So after three days, the two Telegraaf journalists jailed for refusing to reveal their sources have been set free. Their liberation follows widespread condemnation – both at home and abroad – of their imprisonment.
Dutch MPs of every political colour donned badges in support of them. Luckily, the judges have now seen sense. Jailing journalists for refusing to say who passed them information is more befitting of a corrupt dictatorship than a country which prides itself on being a beacon of democracy.
The issue of press freedom came to a head when the duo were called to appear as witnesses in the trial of a former security service worker, accused of leaking secret information to them. Earlier this year, the journalists wrote a string of articles about how security service files on organised crime boss Mink K and on government corruption had fallen into the hands of other underworld characters.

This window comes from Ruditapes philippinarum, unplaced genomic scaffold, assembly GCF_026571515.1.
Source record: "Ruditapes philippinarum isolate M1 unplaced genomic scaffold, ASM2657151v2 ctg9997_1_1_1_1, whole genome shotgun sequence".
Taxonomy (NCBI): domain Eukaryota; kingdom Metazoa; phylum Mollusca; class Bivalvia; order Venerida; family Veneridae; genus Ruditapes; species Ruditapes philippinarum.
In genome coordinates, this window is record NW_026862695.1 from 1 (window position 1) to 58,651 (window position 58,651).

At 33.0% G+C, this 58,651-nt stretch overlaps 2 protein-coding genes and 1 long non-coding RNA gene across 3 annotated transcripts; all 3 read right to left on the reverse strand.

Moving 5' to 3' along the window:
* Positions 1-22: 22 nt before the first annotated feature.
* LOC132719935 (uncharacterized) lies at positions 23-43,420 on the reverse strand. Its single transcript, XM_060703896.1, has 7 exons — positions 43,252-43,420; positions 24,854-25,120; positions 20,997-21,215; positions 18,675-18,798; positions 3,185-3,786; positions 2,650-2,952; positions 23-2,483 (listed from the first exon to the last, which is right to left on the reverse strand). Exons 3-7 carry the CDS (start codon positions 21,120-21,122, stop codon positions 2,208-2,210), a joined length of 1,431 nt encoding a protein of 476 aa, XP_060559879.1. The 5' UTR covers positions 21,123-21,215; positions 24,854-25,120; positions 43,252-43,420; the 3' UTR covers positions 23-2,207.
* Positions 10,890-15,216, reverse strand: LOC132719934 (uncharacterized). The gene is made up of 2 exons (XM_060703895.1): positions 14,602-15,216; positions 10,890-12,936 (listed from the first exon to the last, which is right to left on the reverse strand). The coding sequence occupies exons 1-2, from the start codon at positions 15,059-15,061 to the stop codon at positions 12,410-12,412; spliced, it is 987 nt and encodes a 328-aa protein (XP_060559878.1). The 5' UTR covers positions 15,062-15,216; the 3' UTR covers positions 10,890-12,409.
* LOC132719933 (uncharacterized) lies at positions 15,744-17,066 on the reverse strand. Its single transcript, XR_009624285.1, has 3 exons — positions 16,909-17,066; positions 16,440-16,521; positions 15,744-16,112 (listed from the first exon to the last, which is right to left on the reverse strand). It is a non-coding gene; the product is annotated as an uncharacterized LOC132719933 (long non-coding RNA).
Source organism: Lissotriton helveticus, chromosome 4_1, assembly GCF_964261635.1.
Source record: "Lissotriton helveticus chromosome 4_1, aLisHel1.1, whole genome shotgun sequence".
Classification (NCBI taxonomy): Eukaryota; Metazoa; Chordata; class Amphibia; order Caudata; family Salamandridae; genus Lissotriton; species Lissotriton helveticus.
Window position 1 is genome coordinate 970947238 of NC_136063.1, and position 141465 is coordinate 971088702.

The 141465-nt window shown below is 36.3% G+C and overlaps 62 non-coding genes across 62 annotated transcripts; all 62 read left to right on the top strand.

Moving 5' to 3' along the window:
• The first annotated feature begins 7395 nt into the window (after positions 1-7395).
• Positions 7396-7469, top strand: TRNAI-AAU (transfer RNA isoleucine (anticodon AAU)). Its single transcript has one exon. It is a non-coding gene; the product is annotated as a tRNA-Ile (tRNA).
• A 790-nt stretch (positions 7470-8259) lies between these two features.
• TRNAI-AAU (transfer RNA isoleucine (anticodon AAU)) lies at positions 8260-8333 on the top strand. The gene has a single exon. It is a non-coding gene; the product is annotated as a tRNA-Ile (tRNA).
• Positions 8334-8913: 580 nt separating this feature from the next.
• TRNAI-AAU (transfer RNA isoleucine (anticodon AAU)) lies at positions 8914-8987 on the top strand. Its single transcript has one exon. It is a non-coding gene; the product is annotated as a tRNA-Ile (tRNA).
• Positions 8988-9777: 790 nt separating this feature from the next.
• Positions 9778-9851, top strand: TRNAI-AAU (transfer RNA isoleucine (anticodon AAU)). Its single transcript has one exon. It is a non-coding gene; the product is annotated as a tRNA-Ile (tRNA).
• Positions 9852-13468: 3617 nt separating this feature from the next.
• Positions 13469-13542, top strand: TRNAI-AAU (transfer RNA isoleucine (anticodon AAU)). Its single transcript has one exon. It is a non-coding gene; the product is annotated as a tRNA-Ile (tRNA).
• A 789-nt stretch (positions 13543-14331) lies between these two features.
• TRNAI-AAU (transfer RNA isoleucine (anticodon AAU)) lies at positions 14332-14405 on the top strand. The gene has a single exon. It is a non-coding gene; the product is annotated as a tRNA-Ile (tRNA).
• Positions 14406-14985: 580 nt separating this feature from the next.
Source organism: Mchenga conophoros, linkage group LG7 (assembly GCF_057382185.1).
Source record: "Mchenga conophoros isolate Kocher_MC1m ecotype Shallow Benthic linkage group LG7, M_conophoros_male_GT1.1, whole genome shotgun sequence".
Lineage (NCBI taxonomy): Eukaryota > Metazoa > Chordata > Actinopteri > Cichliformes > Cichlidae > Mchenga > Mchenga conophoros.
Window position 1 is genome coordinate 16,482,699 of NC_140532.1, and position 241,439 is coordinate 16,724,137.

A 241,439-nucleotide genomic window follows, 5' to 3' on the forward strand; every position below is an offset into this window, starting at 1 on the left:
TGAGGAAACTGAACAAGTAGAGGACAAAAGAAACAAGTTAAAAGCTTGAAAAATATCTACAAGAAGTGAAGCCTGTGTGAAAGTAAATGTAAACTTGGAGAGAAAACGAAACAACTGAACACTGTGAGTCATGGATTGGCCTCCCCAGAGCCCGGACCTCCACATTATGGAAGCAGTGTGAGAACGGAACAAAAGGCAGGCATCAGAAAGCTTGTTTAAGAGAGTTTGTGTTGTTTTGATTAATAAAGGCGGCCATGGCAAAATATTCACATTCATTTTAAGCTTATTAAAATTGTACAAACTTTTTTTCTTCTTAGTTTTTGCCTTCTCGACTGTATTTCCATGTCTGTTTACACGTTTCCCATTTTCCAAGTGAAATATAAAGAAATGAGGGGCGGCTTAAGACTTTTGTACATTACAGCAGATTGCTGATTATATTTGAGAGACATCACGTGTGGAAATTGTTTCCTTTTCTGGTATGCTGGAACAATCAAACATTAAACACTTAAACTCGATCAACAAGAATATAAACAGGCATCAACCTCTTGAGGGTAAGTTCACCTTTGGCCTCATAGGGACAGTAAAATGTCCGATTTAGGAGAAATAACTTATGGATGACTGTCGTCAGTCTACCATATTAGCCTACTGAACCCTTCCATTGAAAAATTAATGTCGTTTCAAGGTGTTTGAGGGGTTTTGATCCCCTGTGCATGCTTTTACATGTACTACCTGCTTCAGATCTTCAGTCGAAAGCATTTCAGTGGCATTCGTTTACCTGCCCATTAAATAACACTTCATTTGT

The AIVD states on its website that it will ‘never reveal who passes information on to the AIVD’ and that it will do all it can to protect its sources. Perhaps it should have understood that journalists take the same pledge. The duo have made their point most emphatically. And after all, this was more a case about corrupt secret security staff than national security itself.